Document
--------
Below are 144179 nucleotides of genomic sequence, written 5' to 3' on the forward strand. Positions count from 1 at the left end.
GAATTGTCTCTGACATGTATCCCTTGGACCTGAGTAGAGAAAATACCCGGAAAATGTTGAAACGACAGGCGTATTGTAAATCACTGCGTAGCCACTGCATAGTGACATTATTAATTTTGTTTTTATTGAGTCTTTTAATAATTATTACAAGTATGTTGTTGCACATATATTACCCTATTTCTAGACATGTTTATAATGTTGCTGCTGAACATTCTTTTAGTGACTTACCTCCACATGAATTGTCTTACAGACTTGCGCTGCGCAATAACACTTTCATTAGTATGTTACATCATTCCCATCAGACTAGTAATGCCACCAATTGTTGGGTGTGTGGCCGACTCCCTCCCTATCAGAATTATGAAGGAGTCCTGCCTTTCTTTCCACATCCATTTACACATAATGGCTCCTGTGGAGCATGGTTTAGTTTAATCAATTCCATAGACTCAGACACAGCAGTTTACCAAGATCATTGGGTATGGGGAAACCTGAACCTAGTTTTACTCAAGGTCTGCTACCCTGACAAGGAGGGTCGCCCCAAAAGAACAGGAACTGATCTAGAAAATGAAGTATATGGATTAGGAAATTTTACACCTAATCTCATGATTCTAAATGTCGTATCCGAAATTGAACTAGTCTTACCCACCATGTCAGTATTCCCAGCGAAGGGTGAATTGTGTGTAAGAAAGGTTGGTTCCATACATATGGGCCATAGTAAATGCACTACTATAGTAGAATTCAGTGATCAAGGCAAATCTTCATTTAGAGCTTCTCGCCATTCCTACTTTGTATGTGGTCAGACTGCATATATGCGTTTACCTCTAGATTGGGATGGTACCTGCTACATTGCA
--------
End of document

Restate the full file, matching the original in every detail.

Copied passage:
Below are 144179 nucleotides of genomic sequence, written 5' to 3' on the forward strand. Positions count from 1 at the left end.
GAATTGTCTCTGACATGTATCCCTTGGACCTGAGTAGAGAAAATACCCGGAAAATGTTGAAACGACAGGCGTATTGTAAATCACTGCGTAGCCACTGCATAGTGACATTATTAATTTTGTTTTTATTGAGTCTTTTAATAATTATTACAAGTATGTTGTTGCACATATATTACCCTATTTCTAGACATGTTTATAATGTTGCTGCTGAACATTCTTTTAGTGACTTACCTCCACATGAATTGTCTTACAGACTTGCGCTGCGCAATAACACTTTCATTAGTATGTTACATCATTCCCATCAGACTAGTAATGCCACCAATTGTTGGGTGTGTGGCCGACTCCCTCCCTATCAGAATTATGAAGGAGTCCTGCCTTTCTTTCCACATCCATTTACACATAATGGCTCCTGTGGAGCATGGTTTAGTTTAATCAATTCCATAGACTCAGACACAGCAGTTTACCAAGATCATTGGGTATGGGGAAACCTGAACCTAGTTTTACTCAAGGTCTGCTACCCTGACAAGGAGGGTCGCCCCAAAAGAACAGGAACTGATCTAGAAAATGAAGTATATGGATTAGGAAATTTTACACCTAATCTCATGATTCTAAATGTCGTATCCGAAATTGAACTAGTCTTACCCACCATGTCAGTATTCCCAGCGAAGGGTGAATTGTGTGTAAGAAAGGTTGGTTCCATACATATGGGCCATAGTAAATGCACTACTATAGTAGAATTCAGTGATCAAGGCAAATCTTCATTTAGAGCTTCTCGCCATTCCTACTTTGTATGTGGTCAGACTGCATATATGCGTTTACCTCTAGATTGGGATGGTACCTGCTACATTGCA